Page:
Issue Date September 29, 2008 Audit Report Number 2008-KC-0007 TO: Beverly J. Miller, Director, Office of Asset Management, HTG //signed// FROM: Ronald J. Hosking, Regional Inspector General for Audit, 7 AGA SUBJECT: HUD Inappropriately Authorized the Use of Residual Receipts in Lieu of Reserve for Replacement or Operating Funds HIGHLIGHTS What We Reviewed and Why We audited the U.S. Department of Housing and Urban Development’s (HUD) use of residual receipts in lieu of reserve for replacement funds between January 1, 2004, and March 31, 2008. We identified this as a potential issue in a prior audit, report #2007-KC-0002. The objective of this audit was to determine whether HUD appropriately authorized residual receipt withdrawals in lieu of reserve for replacement funds for new regulation multifamily projects. What We Found HUD inappropriately authorized the use of more than $3.2 million in residual receipt funds for new regulation multifamily projects for ineligible costs. Regional and field office staff nationwide were either not familiar with or overlooked the residual receipt use requirements for new regulation multifamily projects. As a result, HUD lost $3.2 million that it could have used more effectively for additional housing subsidies and other authorized taxpayer purposes. What We Recommend We recommend that HUD, on a project-by-project basis for the 14 projects reviewed, ensure that the project reimburses the residual receipts account with reserve for replacement or operating funds, unless this action negatively affects the project. In addition, HUD needs to direct regional and field office staff to fully understand and comply with the requirements regarding the use of residual receipts for new regulation multifamily projects. Finally, HUD needs to follow up with the regional and field offices’ staff in six months to ensure that they are using residual receipts for allowable expenses. Please furnish us copies of any correspondence or directives issued because of the audit. Auditee’s Response We provided the discussion draft of the audit report to HUD on August 27, 2008, and requested its comments by September 26, 2008. HUD provided its written response and a complete management decision on September 24, 2008, and agreed with the finding and each recommendation. The complete text of HUD’s response, along with our evaluation of that response, can be found in appendix B of this report. 2 TABLE OF CONTENTS Background and Objectives 4 Results of Review 5 Finding: HUD Inappropriately Authorized the Use of More Than $3.2 Million in Residual Receipt Funds for Ineligible Costs Scope and Methodology 7 Internal Controls 8 Appendixes A. Schedule of Questioned Costs 9 B. Auditee Comments and OIG’s Evaluation 10 3 BACKGROUND AND OBJECTIVES Congress authorized the Section 8 program in 1974, and the U.S. Department of Housing and Urban Development (HUD) developed the program to provide rental subsidies for eligible tenant families residing in newly constructed, rehabilitated, and existing rental and cooperative apartment projects. HUD’s Office of Multifamily Housing has oversight responsibility for approximately 30,000 insured or assisted properties with more than 2.5 million units. Of these units, more than 1.2 million units are Section 8-assisted units located in more than 17,000 properties. HUD contracts with project owners to provide rental assistance under a housing assistance payments contract. Project income consists of tenant payments and HUD’s rental assistance. Owners use these funds to pay the project’s mortgage payments, operating expenses, reserve for replacement deposits if the project is insured, and any allowable distributions. When project income for nonprofit and limited distribution projects exceeds expenses, the project has excess earnings, or residual receipts. Before 1979/1980, HUD’s housing assistance payments contracts did not contain provisions regarding residual receipt use. In 1979/1980, HUD changed the Section 8 regulations for 100 percent-assisted new construction and substantial rehabilitation projects. The new regulation housing assistance payments contracts outline the use and disposition of residual receipts. In addition, the new regulations are outlined in HUD Handbook 4350.1, Multifamily Asset Management and Project Servicing, as well as 24 CFR (Code of Federal Regulations) Parts 880, 881, and 883. The above sources explain that the project will remit any remaining residual receipts to HUD at the end of the project’s housing assistant payments contract. It also explains that projects subject to the revised 1979/1980 Section 8 regulations that request residual receipt withdrawals will be considered if such requests are for the purposes of reducing operating deficits or making mortgage payments when a default is actual or imminent. Projects can also pay housing assistance and service coordinator-related fees with residual receipts. The new regulations state that the field office will disapprove requests for other purposes. The objective of the review was to determine whether HUD appropriately authorized residual receipt use in lieu of reserve for replacement funds for new regulation multifamily projects on a nationwide basis. 4 RESULTS OF REVIEW Finding: HUD Inappropriately Authorized the Use of More Than $3.2 Million in Residual Receipt Funds for Ineligible Costs HUD inappropriately authorized the use of more than $3.2 million in residual receipt funds for ineligible costs. Regional and field office staff nationwide were either not familiar with or overlooked the residual receipt use requirements for new regulation multifamily projects. As a result, HUD lost more than $3.2 million that it could have used more effectively for additional housing subsidies and other authorized taxpayer purposes. HUD Inappropriately Authorized the Use of Residual Receipts HUD staff inappropriately authorized new regulation multifamily projects to use residual receipt funds for ineligible costs. For 10 of the 14 projects tested, multifamily staff allowed new regulation project owners to use residual receipts in lieu of reserve for replacement funds for capital expenditures and operating- related costs. These ineligible costs included painting, management fees, kitchen renovations, installing slate over concrete walkways, repairs to elevators, window replacements, and the construction of a new pier. These expenditures contradict 24 CFR Parts 880 and 881 and the detailed procedures in HUD Handbook 4350.1, which state that for those projects subject to the revised 1979/1980 Section 8 regulations, requests for withdrawals will be considered if such requests are for two specific purposes: reducing operating deficits or making mortgage payments when default is actual or imminent. Finally, the handbook states that the field office will disapprove requests for other purposes. HUD Was Not Familiar with or Overlooked the New Regulations Regional and field office staff nationwide were either not familiar with or overlooked the residual receipt use requirements for new regulation multifamily projects. Each of the project managers for these 14 projects stated that they used HUD Handbook 4350.1 as their main source to manage their projects and to perform their job duties. Twelve of them (86 percent) were not familiar with the difference between old regulation and new regulation multifamily projects regarding residual receipt use. Two of them were familiar with the residual receipt use requirements for new regulation multifamily projects, but both project managers overlooked the requirements, and the field office officials authorized 5 the ineligible costs. One of the project managers stated that there was no difference in the regulations for new rule versus old rule multifamily projects regarding residual receipt use. After talking with regional and field multifamily office staff nationwide, it was evident that most staff was not knowledgeable about the new regulations and residual receipt use requirements. HUD Could Have Used the $3.2 Million for Other Eligible Costs Because of HUD’s action, it lost more than $3.2 million in residual receipt funds that it could have used for additional housing subsidies and other eligible taxpayer purposes. For example, HUD can use excess residual receipt funds to reduce housing assistance payments from appropriated funds for new regulation projects. HUD can then make the saved appropriated funds available to other new regulation projects. Finally, when a new regulation Section 8 contract terminates, HUD remits the residual receipts to the United States Treasury. When HUD improperly authorizes the use of residual receipts, it deprives the federal government of funds it is owed. Recommendations We recommend that the Director of HUD’s Office of Asset Management 1A. Ensure that each of the 14 projects reviewed reimburses the residual receipts account with reserve for replacement or operating funds, unless this action negatively affects the project. If every project is able to reimburse its residual receipts account, the total transfer for the 14 projects will be $3,203,135. 1B. Direct regional and field office staff to fully understand and comply with the requirements regarding the use of residual receipts for new regulation multifamily projects. 1C. Follow up with the regional and field offices in six months to ensure that they are not using residual receipts for ineligible costs. 6 SCOPE AND METHODOLOGY Our review period was from January 1, 2004, to March 31, 2008. We expanded the period as needed to evaluate historical and current information pertinent to our review. We limited the audit to a sample of new regulation Section 8 multifamily projects. To achieve our objectives, we reviewed a previous HUD Office of Inspector General (OIG) report (#2007-KC-0002), data obtained from HUD’s computer systems, and applicable federal regulations. We also interviewed HUD officials from its Office of Multifamily Housing, hub directors, project managers, team leaders, and supervisors. We selected our sample from a HUD-provided list showing that as of July 2006, more than 10,000 nonprofit or limited distribution projects had residual receipt activity between the fiscal year ends June 30, 2004 and December 31, 2005. From that list, we selected the 22 new regulation projects with the highest residual receipt balances and added the three new regulation projects identified in HUD OIG report #2007-KC-0002. After performing our preliminary audit work and reviewing the first 14 project files we received from HUD, we concluded that the conditions disclosed in this report existed across regional offices. We, therefore, reduced our sample size to include only those first 14 projects. We used computerized data from HUD’s Integrated Real Estate Management System solely for background information and to identify projects for review. Therefore, we did not perform tests to assess the reliability of the data. For the 14 new regulation Section 8 multifamily projects in our sample, we reviewed pertinent documentation including regulatory agreements, agreements to enter into housing assistance payments contracts, housing assistance payments contracts and renewals, notification of selection letters, and residual receipt draw requests and authorizations from the project files. We performed our audit work on site in New York and in our Denver office from May to August 2008. We briefed HUD management in Washington, DC, on the results of our review on July 25 and August 1, 2008. We conducted this performance audit in accordance with generally accepted government auditing standards. Those standards require that we plan and perform the audit to obtain sufficient, appropriate evidence to provide a reasonable basis for our findings and conclusions based on our audit objectives. We believe that the evidence obtained provides a reasonable basis for our finding and conclusion based on our audit objective. 7 INTERNAL CONTROLS Internal control is an integral component of an organization’s management that provides reasonable assurance that the following objectives are being achieved: • Effectiveness and efficiency of operations, • Reliability of financial reporting, and • Compliance with applicable laws and regulations. Internal controls relate to management’s plans, methods, and procedures used to meet its mission, goals, and objectives. Internal controls include the processes and procedures for planning, organizing, directing, and controlling program operations. They include the systems for measuring, reporting, and monitoring program performance. Relevant Internal Controls We determined the following internal controls were relevant to our audit objectives: • Controls over ensuring that residual receipts for new regulation multifamily projects are authorized for allowable expenses. We assessed the relevant control identified above. A significant weakness exists if management controls do not provide reasonable assurance that the process for planning, organizing, directing, and controlling program operations will meet the organization’s objectives. Significant Weaknesses Based on our review, we believe the following item is a significant weakness: • HUD staff inappropriately authorized the use of residual receipts for new regulation multifamily projects for ineligible costs. 8 APPENDIXES Appendix A SCHEDULE OF QUESTIONED COSTS Recommendation Ineligible 1/ number 1A $3,203,135 1/ Ineligible costs are costs charged to a HUD-financed or HUD-insured program or activity that the auditor believes are not allowable by law; contract; or federal, state, or local policies or regulations. 9 Appendix B AUDITEE COMMENTS AND OIG’S EVALUATION Ref to OIG Evaluation Auditee Comments Comment 1 10 11 OIG Evaluation of Auditee Comments Comment 1 HUD's Office of Asset Management (HUD) concurs with all recommendations and provided OIG with a written response in the form of a management decision. If HUD implements the corrective actions outlined in the proposed management decision, the finding identified in this audit report should no longer be an issue for HUD. 12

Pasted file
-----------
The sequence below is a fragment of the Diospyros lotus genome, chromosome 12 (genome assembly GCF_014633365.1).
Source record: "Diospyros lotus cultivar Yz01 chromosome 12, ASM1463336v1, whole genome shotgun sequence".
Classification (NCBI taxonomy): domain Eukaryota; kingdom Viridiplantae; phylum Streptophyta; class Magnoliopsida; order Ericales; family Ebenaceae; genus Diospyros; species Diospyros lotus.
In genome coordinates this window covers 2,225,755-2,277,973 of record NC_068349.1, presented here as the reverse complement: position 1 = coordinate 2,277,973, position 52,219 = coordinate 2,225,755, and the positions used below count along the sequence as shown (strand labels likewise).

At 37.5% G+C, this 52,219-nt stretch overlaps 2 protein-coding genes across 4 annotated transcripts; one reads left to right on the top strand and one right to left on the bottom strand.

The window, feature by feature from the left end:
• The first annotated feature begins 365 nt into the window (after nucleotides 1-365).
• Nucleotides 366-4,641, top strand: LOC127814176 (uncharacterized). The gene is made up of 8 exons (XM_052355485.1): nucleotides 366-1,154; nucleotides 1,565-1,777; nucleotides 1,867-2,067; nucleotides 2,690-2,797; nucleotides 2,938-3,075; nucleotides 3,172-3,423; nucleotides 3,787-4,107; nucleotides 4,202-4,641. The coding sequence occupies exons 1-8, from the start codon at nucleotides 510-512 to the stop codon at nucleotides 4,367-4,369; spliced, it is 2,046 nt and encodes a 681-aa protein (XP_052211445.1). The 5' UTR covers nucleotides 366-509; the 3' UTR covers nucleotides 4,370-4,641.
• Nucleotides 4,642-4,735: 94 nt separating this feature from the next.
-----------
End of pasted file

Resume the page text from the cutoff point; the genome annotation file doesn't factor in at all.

HUD Inappropriately Authorized the Use of Residual Receipts in Lieu of Reserve for Replacement or Operating Funds
Published by the Department of Housing and Urban Development, Office of Inspector General on 2008-09-29.
Below is a raw (and likely hideous) rendition of the original report. (PDF)